Monday, September 8, 2014

Day 5 Shadow Lake and into Johnston Meadow - a smoky day

After my long day yesterday,  I resolve to finally take that dip in a lake and have a leisurely lunch.  I figured out that I was ok schedule-wise and that today could be a shorter milage day.  I took my time with breakfast and cooked a real meal.  Couscous and tuna fish and 2 cups of tea for breakfast along the roaring river.  What a treat.  The salt and real food provided much needed sustenance. Even packing up my still wet tent went quickly.  Just as I was leaving a couple spotted me, delighted with my beautiful spot in the woods and set up their breakfast nook there.  I love this shared space and the respect and care all of us took to keep it without a trace as much as possible.

Another day of steep steep mountains.  At this point it is just another day, nothing to worry or get anxious about.  I will be going up and down every day, often several times and am starting to like the focus of a mountain pass.  It sharpens my attention, it's a beautiful spot above that I can be excited and curious about, and I prefer uphill to downhill.  Today is a hot day, finally no rain.  As I pass a few lakes, there are hikers pausing on most of them and so I continue.  I finally find my lake, only one other solo woman on the shores.  I hike around the like to the outlet and put down my pack.  I find my rock, get down to my make shift bikini of sports bra and undies and dip into the cool lake.  I wash my clothes, wash myself, have a snack, drink lots of water with yummy EmergenC in it, take a nap, watch the clouds.  Wonderful.

It's great to have the comfort of knowing that I can afford this break, I know the milage, know I will get where I want to get to, it's not likely that there will be a storm.  And then the sky does darken increasingly.  It's the smoke from the forest fire that has continued.  It gets smoky to quickly that I get concerned. There is some ash on my backpack and no other hikers are around.  I start having scenarios in my mind that the fire is racing towards me and everybody else knows and is gone and I am still here.  That the forest service has closed the trail and is not aware of my being here.  I think I smell burning rubber and I am starting to cough.  I don't know how to assess this situation and how to know how close the fire is.  When I asked a ranger a few days ago, he couldn't say anything beyond - if you see flames, go the other way. Dah!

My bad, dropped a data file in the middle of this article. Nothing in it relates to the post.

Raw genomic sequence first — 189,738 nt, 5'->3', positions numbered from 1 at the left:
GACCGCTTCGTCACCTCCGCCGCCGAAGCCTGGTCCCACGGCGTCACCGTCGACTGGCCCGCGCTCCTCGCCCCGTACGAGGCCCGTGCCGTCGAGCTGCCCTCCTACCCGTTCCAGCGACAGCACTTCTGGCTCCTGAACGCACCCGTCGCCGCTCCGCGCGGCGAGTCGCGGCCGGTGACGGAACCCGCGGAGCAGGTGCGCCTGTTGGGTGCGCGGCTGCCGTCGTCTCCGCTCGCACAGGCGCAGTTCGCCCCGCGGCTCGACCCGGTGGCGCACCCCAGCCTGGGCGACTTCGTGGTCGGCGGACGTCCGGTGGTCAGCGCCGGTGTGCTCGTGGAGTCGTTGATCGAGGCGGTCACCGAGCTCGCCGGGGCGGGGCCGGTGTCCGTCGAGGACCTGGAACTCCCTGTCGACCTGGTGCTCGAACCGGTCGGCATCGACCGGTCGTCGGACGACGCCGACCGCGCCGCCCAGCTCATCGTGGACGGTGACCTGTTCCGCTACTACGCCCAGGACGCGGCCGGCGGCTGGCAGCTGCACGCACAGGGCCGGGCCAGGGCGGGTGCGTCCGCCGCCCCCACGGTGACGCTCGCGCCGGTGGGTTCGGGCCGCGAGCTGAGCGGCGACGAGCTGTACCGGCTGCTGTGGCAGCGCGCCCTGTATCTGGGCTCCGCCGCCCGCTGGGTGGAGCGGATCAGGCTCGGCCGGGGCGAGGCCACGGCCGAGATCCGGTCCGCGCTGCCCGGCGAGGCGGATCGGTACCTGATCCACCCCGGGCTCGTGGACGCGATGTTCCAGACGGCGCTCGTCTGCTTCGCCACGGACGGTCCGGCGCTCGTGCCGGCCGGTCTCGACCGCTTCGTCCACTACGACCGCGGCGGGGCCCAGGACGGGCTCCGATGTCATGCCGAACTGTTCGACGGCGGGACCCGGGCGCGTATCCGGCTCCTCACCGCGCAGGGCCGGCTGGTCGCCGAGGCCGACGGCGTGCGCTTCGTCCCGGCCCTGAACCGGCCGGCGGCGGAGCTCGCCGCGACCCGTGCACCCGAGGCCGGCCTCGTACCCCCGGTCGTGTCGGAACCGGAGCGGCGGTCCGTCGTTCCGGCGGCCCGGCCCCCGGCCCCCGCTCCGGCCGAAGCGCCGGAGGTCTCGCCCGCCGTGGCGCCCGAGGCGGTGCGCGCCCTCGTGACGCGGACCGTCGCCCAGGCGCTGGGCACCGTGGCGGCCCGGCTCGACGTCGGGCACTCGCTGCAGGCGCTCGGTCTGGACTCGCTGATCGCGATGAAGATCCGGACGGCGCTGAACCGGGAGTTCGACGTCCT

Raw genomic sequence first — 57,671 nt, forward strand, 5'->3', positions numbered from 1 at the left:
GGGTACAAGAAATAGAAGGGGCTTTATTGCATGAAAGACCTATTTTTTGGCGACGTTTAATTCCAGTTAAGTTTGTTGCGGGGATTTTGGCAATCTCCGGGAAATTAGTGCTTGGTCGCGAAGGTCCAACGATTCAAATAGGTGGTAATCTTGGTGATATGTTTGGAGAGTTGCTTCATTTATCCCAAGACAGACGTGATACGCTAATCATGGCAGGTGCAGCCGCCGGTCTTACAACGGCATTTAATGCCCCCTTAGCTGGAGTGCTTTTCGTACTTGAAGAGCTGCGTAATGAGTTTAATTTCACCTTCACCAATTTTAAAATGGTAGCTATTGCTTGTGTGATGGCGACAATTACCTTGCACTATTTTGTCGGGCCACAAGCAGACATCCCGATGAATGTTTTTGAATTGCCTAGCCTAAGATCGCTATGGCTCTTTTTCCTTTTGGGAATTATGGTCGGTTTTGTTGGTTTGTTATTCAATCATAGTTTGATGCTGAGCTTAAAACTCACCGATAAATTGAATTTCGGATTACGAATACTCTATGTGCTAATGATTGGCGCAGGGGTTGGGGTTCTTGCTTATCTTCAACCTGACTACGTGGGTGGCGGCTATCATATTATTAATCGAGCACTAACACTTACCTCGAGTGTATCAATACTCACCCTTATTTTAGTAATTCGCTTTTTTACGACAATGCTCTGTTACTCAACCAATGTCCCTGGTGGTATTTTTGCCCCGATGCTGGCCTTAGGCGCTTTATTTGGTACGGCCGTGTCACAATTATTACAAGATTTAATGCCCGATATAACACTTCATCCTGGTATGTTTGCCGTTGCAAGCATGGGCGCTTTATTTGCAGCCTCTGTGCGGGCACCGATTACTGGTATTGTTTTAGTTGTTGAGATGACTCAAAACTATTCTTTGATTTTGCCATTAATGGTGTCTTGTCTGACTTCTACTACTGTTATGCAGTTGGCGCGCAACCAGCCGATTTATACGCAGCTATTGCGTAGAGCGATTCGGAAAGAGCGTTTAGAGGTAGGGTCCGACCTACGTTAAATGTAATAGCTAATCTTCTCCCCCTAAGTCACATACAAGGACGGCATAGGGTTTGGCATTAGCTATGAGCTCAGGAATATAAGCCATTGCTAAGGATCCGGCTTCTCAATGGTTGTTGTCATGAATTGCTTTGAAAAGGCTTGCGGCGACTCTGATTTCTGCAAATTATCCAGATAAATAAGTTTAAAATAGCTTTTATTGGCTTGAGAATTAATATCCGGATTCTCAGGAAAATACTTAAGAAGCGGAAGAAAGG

I get dressed and start walking very very fast down the hill towards Johnston Meadow.  The entire forest looks like a war zone from a previous 200 mile/hour storm that moved through a few years ago.  It looks like a giant's sandbox with trees and boulders scattered around by them and left behind without cleaning up before dinner.  Obviously not discipline in this household:)  The smoke enhances the post-war like atmosphere and there is no water in the creek anymore.  The curby downward switchback stretch endlessly.  Finally I run into 2 women who can give me an update.  There are indeed 2 fires now, one behind me near Yosemite and one ahead of me near Duck Lake, however, it doesn't impact the John Muir Trail at this point.  The trail is not closed but the wind is blowing our way.  What a relief.  I soon find a marshy lake and get more water.  We chat for a long time and then I keep running into other groups of women who are out for a few days.  Lovely to chat with them and hear their inspiration for being out here.  Some are also turning 50 this or next year and are being inspired to do the entire trail.  I hope they will!

I play with the idea of going all the way to the Red's Meadow.  Honestly though, the idea of showers, a meal and lots of other people does not appeal to me.  I want another night out here by myself before I enter, however briefly, civilization to resupply.  I end up camping away from everybody else on Johnston meadow.  It's early so I get to cook dinner, eat it by the lake as I watch the sunset, go for a slow walk all around the lake and chat with another woman nearby who is also sol, 74 years old and a master at lightweight packing. In fact, she teaches it for the AMC in New England.  She has hurt her back and is hiking out to take care of it.  It brings back with force how easy it is for something to go wrong or for our bodies to get out of synch with all this demanding exercise.  I feel lucky to be so healthy and alive.

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